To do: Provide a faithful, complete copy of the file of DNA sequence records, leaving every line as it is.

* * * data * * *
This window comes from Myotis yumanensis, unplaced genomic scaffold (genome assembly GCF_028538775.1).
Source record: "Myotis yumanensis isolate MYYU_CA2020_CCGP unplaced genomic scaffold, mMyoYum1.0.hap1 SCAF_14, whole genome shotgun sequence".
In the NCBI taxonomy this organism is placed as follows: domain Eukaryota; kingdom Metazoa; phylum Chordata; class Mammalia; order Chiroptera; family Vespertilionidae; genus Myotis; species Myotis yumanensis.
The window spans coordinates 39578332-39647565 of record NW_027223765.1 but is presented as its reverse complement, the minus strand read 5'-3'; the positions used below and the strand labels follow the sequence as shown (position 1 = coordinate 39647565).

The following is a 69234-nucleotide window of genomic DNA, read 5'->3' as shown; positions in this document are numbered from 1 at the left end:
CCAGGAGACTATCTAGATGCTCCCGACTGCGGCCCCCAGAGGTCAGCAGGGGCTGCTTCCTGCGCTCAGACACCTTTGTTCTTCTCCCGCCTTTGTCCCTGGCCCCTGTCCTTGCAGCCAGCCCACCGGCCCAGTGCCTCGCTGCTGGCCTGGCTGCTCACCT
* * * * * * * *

This window comes from Myotis yumanensis, unplaced genomic scaffold (genome assembly GCF_028538775.1).
Source record: "Myotis yumanensis isolate MYYU_CA2020_CCGP unplaced genomic scaffold, mMyoYum1.0.hap1 SCAF_14, whole genome shotgun sequence".
In the NCBI taxonomy this organism is placed as follows: domain Eukaryota; kingdom Metazoa; phylum Chordata; class Mammalia; order Chiroptera; family Vespertilionidae; genus Myotis; species Myotis yumanensis.
The window spans coordinates 39578332-39647565 of record NW_027223765.1 but is presented as its reverse complement, the minus strand read 5'-3'; the positions used below and the strand labels follow the sequence as shown (position 1 = coordinate 39647565).

The following is a 69234-nucleotide window of genomic DNA, read 5'->3' as shown; positions in this document are numbered from 1 at the left end:
CCAGGAGACTATCTAGATGCTCCCGACTGCGGCCCCCAGAGGTCAGCAGGGGCTGCTTCCTGCGCTCAGACACCTTTGTTCTTCTCCCGCCTTTGTCCCTGGCCCCTGTCCTTGCAGCCAGCCCACCGGCCCAGTGCCTCGCTGCTGGCCTGGCTGCTCACCT